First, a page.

Then during the night from October 19 to October 20, the remnant of Gaddafi's forces holed up in District Two came under intensive and continuous bombardment by rebel Grad missiles and artillery. Mutassim organised a break-out, loading civilians and the wounded into a convoy of pick-ups, heavily loaded with arms and ammunition. But the planned departure time of 3.30 or 4am slipped to 8am, by which time the militia fighters were ready for them.
The convoy's hopes of breaking through the encircling forces were slim. They managed to reach a road leading south out of the city, but then a drone-fired missile exploded next to the car carrying Gaddafi. "It caused such a powerful blast that the air bags inflated and I was hit by shrapnel," said Dhao.
Mutassim Gaddafi's way was blocked in every direction, and drones and war planes circled overhead. The road he now led the convoy down was blocked by a militia base but he headed straight for it. "The convoy came towards our brigade building," militia commander Khalid Ahmed Raid recalled, "and shot at our gate with rocket-propelled grenades... so we began to fight back. They tried to go around our base... we opened fire on them with our [anti-aircraft] guns."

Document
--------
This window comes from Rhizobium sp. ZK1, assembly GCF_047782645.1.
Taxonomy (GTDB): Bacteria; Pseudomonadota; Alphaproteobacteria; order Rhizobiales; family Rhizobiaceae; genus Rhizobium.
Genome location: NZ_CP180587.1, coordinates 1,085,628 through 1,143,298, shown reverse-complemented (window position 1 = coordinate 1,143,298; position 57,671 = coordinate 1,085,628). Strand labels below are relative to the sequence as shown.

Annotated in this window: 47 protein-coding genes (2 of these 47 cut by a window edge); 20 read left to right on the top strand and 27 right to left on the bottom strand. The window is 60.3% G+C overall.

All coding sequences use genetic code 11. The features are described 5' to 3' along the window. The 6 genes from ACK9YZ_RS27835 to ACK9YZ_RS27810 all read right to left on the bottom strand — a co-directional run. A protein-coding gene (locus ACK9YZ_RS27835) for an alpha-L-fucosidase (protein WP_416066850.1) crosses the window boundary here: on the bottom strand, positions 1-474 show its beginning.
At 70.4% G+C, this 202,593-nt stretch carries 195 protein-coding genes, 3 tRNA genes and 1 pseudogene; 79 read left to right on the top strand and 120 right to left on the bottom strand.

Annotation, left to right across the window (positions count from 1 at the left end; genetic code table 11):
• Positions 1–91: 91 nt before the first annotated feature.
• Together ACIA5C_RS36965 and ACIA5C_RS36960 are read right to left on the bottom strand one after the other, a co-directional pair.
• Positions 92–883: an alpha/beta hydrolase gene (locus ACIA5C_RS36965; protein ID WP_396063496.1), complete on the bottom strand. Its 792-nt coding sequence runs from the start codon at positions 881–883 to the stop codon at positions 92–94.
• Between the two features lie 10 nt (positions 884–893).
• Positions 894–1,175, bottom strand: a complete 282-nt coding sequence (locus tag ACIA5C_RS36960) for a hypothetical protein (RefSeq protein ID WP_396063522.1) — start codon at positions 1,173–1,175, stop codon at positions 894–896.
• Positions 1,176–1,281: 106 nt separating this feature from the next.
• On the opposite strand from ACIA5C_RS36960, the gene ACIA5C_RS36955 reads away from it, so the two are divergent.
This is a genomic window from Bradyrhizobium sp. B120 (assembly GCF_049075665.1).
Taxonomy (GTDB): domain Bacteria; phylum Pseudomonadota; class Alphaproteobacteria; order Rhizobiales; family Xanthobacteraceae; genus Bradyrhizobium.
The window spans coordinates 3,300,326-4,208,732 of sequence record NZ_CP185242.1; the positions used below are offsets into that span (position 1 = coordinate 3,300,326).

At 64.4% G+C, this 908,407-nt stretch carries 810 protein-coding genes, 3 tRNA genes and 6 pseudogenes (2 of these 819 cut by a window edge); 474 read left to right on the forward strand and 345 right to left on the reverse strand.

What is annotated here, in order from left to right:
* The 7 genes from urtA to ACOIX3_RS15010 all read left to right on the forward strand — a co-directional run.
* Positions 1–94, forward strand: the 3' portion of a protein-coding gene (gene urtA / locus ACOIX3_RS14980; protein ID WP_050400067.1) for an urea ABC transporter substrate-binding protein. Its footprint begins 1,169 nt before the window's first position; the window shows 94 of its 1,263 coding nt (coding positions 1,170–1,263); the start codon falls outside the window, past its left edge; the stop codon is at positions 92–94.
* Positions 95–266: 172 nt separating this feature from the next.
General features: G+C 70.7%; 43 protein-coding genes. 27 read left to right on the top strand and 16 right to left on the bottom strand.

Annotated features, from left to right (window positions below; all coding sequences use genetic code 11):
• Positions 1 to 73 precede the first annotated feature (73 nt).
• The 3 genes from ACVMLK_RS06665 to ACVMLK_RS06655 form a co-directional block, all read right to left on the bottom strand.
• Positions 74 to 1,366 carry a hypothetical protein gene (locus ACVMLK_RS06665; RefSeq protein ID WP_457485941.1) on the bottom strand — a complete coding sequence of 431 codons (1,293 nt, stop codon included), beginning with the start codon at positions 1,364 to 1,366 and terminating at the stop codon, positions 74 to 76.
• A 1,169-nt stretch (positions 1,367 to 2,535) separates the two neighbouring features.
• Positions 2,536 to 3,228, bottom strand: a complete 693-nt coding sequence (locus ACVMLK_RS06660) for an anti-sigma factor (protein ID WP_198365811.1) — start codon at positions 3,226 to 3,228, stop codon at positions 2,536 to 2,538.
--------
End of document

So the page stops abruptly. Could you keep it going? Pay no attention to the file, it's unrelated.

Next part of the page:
Nato planes now dropped two 12,500lb low-altitude airburst bombs on the convoy, destroying 14 vehicles, killing at least 53 people and forcing Gaddafi and his inner circle, all of whom survived, to flee on foot.
They took refuge in a nearby villa compound, but again came under heavy militia fire. A survivor later reported seeing Gaddafi there, "wearing a helmet and a bullet-proof vest, [with] a handgun in his pocket and carrying an automatic weapon... Then the villa started being shelled so we ran. There were a lot of cement construction blocks outside so we hid among those."
Mansour Dhao now persuaded his chief that they should go under the main road by means of drainage pipes, with the hope of reaching the safety of farms on the far side. But as soon as they emerged, militia fighters were on to them. Gaddafi's guards threw grenades to force them, but the third one they threw rebounded, exploding in their midst, killing the guard who threw it and wounding Gaddafi in the head. Militia fighters poured down to the pipes, astonished to find Gaddafi there.
It was in the subsequent three minutes and 38 seconds that the rebels' lust for vengeance erupted, captured in the phone footage obtained by HRW. "The situation was a mess," local militia commander Khalid Ahmed Raid admitted. "It was a violent scene. He was put on the front of a pick-up truck that tried to take him away and he fell off. It was very confusing. People were pulling his hair and hitting him. We understood there needed to be a trial, but we couldn't control everyone." When Gaddafi was eventually loaded into an ambulance, he was "nearly naked and apparently lifeless," HRW states. By the time he arrived in Misrata, a journey of at least two hours, he was "almost certainly dead."